Come to think of it, I have a scene early in The Sleeping God, when my mercenary characters, Dhulyn and Parno, have to disarm themselves. They play it for dramatic effect, and take about a page and half to do it. No one has ever asked me where all those weapons could have been hidden. So you see how easy this can be in the reality of a novel. You’ve experienced how it works in film reality. Do you think it could happen in real reality?

Violette Malan is the author of the Dhulyn and Parno series of sword and sorcery adventures (now available in omnibus editions), as well as the Mirror Lands series of primary world fantasies. As VM Escalada, she is writing the upcoming Halls of Law series. Visit her website:

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Have you ever heard of Hammerspace as a trope, Violette?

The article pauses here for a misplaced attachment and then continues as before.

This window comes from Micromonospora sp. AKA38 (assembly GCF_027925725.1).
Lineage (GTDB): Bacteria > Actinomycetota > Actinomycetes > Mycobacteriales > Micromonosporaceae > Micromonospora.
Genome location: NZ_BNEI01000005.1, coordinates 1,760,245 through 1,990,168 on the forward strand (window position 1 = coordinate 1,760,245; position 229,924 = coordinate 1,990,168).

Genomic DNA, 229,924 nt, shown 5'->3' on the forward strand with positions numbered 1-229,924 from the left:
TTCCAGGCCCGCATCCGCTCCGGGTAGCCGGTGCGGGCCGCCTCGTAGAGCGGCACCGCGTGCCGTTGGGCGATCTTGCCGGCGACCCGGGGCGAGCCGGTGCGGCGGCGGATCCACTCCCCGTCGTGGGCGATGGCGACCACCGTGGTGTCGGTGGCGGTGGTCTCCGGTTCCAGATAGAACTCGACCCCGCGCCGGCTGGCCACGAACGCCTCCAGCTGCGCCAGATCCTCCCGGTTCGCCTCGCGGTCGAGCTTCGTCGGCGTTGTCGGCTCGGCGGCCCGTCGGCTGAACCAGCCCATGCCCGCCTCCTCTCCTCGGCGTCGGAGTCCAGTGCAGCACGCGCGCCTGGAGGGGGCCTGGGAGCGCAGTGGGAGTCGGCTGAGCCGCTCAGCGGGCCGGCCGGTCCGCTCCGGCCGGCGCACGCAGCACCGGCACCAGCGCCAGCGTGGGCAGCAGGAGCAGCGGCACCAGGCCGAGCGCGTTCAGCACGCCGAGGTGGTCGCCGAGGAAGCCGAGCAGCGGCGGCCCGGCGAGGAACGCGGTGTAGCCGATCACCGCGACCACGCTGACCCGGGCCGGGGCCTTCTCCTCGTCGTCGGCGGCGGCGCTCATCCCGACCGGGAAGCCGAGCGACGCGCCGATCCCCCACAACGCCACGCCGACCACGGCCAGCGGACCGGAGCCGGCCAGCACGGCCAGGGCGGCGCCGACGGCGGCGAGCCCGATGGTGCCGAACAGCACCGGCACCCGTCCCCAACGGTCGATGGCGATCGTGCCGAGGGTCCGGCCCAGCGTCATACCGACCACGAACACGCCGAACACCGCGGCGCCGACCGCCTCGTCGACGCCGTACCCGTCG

R.A. Salvatore covers some of these points in his writing. He does a good job of keeping the reader informed of where the weapons are during a fight without making it tedious.

While i still enjoy his fight scenes 11 years and 35+ books later and i kind of skim his fight scenes now to get back to the story.

Sean Stiennon

The thing I always try to keep track of is speed of deployment. Drawing a sword, or a knife, or really anything is something you have to train if you want to do it quickly and without fumbling. There’s a whole subset of the Japanese sword arts dedicated to batto-jitsu, or the techniques of drawing the sword.

Mainly, this means I tend not have characters with weapons slung across their shoulders.


I’ve been an a book signing where someone asked bob where he first got the information for his fight scenes.

He said that both his kids where into fencing growing up and he used to ask the instructors questions all the time.

M Harold Page

I can vouch for the sheer inconvenience of transporting more than one sword. What with the oddly shaped bags, when we turn up at our hall to do German longsword it’s more like a meeting of Goth snowboarders than Highlander.